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Self-Awareness in Schizophrenic Children

WILLIAM GOLDFARB, M.D., Ph.D.
Arch Gen Psychiatry. 1963;8(1):47-60. doi:10.1001/archpsyc.1963.01720070049006.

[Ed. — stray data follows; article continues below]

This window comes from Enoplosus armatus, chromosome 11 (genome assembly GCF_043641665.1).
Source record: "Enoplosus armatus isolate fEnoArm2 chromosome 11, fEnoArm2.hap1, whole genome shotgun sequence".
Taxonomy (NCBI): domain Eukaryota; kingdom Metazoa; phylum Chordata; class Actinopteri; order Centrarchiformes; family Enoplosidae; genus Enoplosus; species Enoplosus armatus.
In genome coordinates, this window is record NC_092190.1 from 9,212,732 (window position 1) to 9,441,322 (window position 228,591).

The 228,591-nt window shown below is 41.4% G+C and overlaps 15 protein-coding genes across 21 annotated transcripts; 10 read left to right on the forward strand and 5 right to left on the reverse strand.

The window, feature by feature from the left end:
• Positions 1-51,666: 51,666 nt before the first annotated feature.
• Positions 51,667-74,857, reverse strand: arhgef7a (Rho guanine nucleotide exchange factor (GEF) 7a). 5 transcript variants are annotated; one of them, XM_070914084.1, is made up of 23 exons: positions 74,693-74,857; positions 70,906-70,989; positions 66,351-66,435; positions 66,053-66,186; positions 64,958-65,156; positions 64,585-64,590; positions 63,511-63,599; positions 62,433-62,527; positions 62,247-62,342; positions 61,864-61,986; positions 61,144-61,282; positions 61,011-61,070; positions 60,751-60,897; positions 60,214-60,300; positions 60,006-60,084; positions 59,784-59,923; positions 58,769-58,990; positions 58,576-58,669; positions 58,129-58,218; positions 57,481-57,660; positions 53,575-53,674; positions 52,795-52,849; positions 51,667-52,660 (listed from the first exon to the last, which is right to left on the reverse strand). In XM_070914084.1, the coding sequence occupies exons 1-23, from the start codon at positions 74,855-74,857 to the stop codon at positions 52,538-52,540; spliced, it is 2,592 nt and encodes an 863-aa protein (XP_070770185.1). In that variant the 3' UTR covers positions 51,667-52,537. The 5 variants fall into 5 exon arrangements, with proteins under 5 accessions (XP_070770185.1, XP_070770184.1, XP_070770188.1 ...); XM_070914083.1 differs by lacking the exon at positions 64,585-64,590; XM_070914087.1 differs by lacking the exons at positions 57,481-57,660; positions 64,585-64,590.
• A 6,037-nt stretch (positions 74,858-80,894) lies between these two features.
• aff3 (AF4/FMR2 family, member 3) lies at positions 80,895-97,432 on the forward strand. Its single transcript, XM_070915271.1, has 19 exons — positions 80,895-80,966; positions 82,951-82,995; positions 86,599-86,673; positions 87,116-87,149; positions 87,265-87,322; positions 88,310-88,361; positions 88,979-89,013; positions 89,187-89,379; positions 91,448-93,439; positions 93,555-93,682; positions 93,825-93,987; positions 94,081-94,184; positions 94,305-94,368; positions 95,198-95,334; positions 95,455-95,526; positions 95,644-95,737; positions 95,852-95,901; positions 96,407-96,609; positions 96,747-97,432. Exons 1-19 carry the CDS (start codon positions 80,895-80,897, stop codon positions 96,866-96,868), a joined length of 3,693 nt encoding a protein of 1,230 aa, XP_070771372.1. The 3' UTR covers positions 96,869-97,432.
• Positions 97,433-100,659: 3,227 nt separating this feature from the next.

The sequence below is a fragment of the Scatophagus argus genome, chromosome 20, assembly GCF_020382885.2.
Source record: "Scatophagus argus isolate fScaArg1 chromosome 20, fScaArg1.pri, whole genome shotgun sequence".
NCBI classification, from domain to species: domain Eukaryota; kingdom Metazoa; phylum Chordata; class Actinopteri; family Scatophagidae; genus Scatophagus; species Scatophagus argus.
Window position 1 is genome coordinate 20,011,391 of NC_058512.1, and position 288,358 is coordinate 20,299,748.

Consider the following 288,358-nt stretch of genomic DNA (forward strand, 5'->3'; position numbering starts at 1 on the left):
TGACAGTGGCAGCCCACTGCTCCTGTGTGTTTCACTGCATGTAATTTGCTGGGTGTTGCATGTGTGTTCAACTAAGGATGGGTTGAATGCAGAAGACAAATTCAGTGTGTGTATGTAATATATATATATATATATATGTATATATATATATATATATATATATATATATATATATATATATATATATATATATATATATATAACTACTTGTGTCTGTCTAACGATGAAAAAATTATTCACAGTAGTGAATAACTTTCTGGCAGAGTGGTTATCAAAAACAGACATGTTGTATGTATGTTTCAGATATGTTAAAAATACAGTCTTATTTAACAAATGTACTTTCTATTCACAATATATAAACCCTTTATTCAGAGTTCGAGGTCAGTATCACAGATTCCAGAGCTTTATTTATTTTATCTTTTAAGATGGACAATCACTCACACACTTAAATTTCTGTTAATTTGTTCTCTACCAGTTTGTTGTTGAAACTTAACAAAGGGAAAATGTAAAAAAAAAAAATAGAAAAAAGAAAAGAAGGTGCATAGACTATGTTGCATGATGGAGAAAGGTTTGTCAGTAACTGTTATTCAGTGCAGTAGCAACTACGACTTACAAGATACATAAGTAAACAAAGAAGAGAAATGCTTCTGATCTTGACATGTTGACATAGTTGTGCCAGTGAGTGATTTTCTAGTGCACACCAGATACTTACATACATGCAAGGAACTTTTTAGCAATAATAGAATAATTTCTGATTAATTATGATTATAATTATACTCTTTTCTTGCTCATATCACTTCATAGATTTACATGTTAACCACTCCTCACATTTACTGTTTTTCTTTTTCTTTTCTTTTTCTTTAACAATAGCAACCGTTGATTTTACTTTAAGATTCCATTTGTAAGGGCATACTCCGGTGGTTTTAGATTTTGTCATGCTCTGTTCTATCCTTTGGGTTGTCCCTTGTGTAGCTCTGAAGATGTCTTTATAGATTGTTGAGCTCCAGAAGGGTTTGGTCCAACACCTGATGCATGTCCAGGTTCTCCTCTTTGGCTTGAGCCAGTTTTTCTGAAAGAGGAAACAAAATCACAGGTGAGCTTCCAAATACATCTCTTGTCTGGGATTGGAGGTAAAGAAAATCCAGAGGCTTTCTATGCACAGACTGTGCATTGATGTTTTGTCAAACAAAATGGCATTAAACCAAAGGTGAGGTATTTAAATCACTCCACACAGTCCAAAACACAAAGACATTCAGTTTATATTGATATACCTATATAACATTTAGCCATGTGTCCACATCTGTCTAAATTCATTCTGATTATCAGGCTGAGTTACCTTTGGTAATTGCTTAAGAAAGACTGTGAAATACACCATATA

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Observation of manifestly disordered behavior in children has distinct value for highlighting salient areas of ego development in childhood. Gross deviations from presumptively normal function thus are useful guides to those facets of normal child development that are most profitably selected for psychoanalytic investigation. There is particular profit in the study of childhood schizophrenia as an instance of exceptional failure in ego. Indeed the viewpoint directing the Ittleson Center for Child Research therapeutic and experimental investigations in childhood schizophrenia is that this diagnosis basically means that the clinical observer has been impressed by extensive, though individually varying impairment in ego functions, i.e., those functions which presumptively are involved in the normal child's contact with his environment. These manipulative and orientative functions—cognition, speech, motility, and affectivity—determine the efficacy with which the child gratifies his needs, tests reality, and adapts for purpose of survival.

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